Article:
The Dillinger Escape Plan


Written by: AP on 08/02/2017 09:08:24

When it comes to one’s favourite artists, one tends to be under the blissful illusion that they are going to last forever. But whereas certain old-school institutions do like to push well past their expiration date, that was never in the cards for a band of such mythical notoriety as Morris Plains, NJ’s mathcore legends, The Dillinger Escape Plan. In keeping with the group’s nature, the demise needed to be swift and unexpected, and happen at the apex of their career, while infamies such as vocalist Greg Puciato’s defecating onto a stage were still realistic to expect to witness at one of their concerts. In light of the physical demands of being a musician in TDEP, it is actually a miracle that the quintet has survived for two decades without tempering the madness. But of course, none of the alleviates the sadness of having to now wave goodbye to one of the most important bands of this generation through a process of one last album, “Dissociation”, and a series of farewell shows taking place this year.

As an epitaph, “Dissociation” thus expectedly provides a panorama of TDEP’s repertoire in the Puciato-era, which began when he was chosen as the replacement for original vocalist Dimitri Minakakis in mid-2001. Puciato’s first studio contribution, however, was to the band’s seminal sophomore album, “Miss Machine”, in 2004 — the first Dillinger’ outing to introduce some pop sensibilities to the entropy by which the band defined itself on 1999’s “Calculating Infinity”. Without the adjustment, they might never have broken through; it paved the way for gradually substituting sheer cacophony for the catchier and more progressive, Faith No More-esque eclecticism that continues to inform TDEP’s style on this final piece. Make no mistake: against the standards of 2013’s ”One of Us is the Killer” and 2010’s “Option Paralysis”, “Dissociation” is unquestionably a more ferocious and off-the-hinges type of affair, capable of engendering a migraine in even the most weathered connoisseur.

What has always intrigued me about TDEP’s music is the impossibility of it. The band has a confounding ability to generate lasting value amidst the vortices of rhythmic dissonance, deliberately tuneless riffs and psychopathic screams that perforate songs like “Limerent Death” and “Low Feels Blvd.”. They specialise in executing ideas that most people would readily deem certifiable, dropping lounge-jazz intermezzos, clean sung sections, orchestral elements and electronica into the grinder without a flinch — and somehow, by virtue of founding guitarist and main-brain Ben Weinman’s talent, those insane juxtapositions make sense. Perhaps even more crucially though, “Dissociation”, like all of its predecessors, benefits from the animal magnetism of danger. Even the catchiest segments, such as the dark, “Unretrofied”-evoking balladry of “Symptom of Terminal Illness” or “Nothing to Forget” with its falsetto singing and elegant violin soliloquy, are tarnished by a kind of seething derangement threatening to boil over at any second. And as we know, it usually does.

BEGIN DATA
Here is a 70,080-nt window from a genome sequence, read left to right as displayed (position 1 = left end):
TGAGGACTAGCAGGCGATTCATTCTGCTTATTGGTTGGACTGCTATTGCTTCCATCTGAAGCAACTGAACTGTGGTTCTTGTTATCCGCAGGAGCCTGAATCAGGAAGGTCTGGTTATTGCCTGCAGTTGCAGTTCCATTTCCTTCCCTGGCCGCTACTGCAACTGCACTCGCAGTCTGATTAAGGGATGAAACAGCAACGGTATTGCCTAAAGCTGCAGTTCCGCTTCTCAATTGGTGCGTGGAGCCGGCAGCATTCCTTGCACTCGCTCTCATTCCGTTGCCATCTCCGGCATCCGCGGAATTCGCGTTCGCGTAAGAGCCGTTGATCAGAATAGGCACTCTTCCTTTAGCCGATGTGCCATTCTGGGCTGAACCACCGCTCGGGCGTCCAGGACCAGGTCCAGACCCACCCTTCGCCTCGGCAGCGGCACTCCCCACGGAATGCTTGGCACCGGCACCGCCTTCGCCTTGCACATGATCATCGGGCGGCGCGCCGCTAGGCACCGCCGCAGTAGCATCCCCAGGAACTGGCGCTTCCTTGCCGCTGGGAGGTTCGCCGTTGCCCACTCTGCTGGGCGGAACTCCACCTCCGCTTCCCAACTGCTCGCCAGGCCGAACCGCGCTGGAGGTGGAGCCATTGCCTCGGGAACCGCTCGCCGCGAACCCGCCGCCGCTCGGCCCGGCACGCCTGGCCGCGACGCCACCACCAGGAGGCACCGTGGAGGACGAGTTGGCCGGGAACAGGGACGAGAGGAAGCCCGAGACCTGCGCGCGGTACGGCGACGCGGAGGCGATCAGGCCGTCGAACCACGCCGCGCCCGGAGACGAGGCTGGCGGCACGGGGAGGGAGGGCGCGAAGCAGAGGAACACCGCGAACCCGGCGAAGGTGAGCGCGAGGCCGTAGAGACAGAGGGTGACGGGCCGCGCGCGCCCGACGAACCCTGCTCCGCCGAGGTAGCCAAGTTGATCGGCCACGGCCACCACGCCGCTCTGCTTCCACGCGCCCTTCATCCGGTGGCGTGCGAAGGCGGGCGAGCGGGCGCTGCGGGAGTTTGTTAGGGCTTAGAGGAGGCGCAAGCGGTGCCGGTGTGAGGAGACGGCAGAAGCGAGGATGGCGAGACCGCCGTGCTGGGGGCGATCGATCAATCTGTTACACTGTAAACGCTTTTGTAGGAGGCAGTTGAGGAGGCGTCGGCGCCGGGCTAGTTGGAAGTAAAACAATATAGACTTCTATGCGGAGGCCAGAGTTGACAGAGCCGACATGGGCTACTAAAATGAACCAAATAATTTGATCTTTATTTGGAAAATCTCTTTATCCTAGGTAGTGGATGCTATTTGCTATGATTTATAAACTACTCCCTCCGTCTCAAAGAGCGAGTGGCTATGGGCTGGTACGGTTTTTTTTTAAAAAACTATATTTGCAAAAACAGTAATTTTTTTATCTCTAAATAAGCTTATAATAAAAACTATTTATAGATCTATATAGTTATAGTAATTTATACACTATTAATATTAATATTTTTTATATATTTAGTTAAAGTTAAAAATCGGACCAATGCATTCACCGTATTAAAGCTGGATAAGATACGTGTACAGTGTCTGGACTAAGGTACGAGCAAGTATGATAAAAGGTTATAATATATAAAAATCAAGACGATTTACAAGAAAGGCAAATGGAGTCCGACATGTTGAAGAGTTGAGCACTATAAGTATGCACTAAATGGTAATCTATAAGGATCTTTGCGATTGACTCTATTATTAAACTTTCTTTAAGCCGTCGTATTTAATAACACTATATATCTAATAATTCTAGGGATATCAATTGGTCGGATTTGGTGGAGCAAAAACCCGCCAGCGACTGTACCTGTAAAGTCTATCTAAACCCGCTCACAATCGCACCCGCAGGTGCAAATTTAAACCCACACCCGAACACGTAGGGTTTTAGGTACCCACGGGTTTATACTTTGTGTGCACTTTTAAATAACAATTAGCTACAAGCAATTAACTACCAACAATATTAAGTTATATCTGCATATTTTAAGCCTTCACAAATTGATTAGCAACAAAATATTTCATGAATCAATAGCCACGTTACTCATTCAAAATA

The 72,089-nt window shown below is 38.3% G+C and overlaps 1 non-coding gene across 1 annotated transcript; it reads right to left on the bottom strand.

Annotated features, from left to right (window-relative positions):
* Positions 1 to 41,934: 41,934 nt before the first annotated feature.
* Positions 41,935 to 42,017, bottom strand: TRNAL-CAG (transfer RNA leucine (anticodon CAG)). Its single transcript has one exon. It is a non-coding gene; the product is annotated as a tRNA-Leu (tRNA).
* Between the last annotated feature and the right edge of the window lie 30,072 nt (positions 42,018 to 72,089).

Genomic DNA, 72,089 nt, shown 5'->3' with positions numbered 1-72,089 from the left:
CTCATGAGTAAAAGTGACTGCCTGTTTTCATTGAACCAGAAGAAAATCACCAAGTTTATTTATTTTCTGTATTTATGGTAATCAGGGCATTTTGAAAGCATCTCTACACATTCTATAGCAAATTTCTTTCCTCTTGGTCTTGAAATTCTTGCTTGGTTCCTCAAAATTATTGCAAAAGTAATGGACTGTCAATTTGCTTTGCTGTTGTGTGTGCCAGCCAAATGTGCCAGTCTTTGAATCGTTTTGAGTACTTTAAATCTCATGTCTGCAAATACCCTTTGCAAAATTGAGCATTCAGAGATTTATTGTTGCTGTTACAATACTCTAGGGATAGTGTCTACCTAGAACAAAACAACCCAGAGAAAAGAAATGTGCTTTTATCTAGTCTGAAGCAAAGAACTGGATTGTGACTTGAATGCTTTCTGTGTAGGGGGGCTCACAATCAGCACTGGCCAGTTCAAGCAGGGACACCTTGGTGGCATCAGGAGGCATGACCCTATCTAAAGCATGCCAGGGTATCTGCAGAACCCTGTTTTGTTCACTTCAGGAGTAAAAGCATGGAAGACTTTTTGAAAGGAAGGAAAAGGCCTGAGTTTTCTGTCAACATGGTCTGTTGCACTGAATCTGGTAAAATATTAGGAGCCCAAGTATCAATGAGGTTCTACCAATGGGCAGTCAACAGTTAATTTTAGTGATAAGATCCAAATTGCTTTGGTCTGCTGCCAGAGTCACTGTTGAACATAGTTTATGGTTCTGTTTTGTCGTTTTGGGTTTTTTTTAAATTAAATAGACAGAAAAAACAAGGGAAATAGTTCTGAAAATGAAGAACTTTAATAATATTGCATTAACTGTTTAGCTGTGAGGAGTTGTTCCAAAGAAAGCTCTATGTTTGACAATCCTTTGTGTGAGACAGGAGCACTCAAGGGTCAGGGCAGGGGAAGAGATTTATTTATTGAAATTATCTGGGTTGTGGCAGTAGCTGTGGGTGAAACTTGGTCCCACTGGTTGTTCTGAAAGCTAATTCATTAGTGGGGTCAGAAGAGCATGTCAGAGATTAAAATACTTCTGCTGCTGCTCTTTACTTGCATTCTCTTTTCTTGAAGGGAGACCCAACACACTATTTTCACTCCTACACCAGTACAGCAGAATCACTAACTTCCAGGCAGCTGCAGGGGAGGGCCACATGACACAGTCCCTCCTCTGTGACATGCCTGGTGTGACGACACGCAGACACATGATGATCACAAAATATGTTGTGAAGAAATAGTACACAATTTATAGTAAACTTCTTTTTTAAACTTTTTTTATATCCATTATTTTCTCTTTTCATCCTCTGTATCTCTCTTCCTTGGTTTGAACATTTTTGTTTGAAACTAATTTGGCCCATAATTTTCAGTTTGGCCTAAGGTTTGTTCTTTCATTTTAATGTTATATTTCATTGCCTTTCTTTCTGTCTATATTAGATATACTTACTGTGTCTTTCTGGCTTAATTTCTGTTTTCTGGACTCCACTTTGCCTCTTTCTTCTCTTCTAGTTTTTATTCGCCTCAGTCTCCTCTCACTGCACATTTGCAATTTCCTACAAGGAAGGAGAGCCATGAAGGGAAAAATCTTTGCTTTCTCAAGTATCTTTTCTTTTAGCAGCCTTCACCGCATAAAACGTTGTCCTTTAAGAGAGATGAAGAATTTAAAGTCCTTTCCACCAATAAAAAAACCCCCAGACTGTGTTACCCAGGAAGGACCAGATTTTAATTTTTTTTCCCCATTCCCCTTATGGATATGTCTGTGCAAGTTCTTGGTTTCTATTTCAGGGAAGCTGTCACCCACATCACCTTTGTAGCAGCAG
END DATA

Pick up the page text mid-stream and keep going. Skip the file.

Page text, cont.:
“Dissociation” is thus as much a classic Dillinger’ album as a celebration of the band’s illustrious career. But while the spazzy rages keep a high standard, the band’s other selling point — the bizarrely anthemic quality that wrote tracks like “Nothing’s Funny”, “Farewell, Mona Lisa”, “Milk Lizard” and “Setting Fire to Sleeping Giants” into time immemorial — is less convincing now. Glimpses of it materialise through “Honeysuckle”, but honestly, it is the “43% Burnt”-on-acid nature of everything outside of the chorus that bestows it with the esteem of being a key highlight. “Manufacturing Discontent” likewise briefly dabbles in a big chorus, but its real forte is the schizoid formula that has Puciato mimicking Jamie Foxx’s part in Kanye West’s “Gold Digger” at one point. The fact that “Dissociation” thus feels less ‘complete’ than its predecessors implies that TDEP may have picked exactly the right moment to call it a day.

With the band’s animosity and dizzying technical ability still intact, “Dissociation” avoids leaving things in a sour state, but there are signs of decay and my integrity might suffer if I neglected to point out that the album does not showcase Dillinger’ at their fiercest or best. Compared to pretty much anything else, this stuff is breathtaking — but by the band’s own towering standards, “Dissociation” just does not sound like they were firing on all cylinders. Indeed, the turbo-charge that has produced a stream of records both punishing and monumental in the past, seems to be in its dying embers.


Download: Limerent Death, Symptom of Terminal Illness, Honeysuckle, Nothing to Forget
For the fans of: Beecher, Botch, Car Bomb, Ion Dissonance
Listen: Facebook

Release date 14.10.2016
Party Smasher Inc. / Cooking Vinyl

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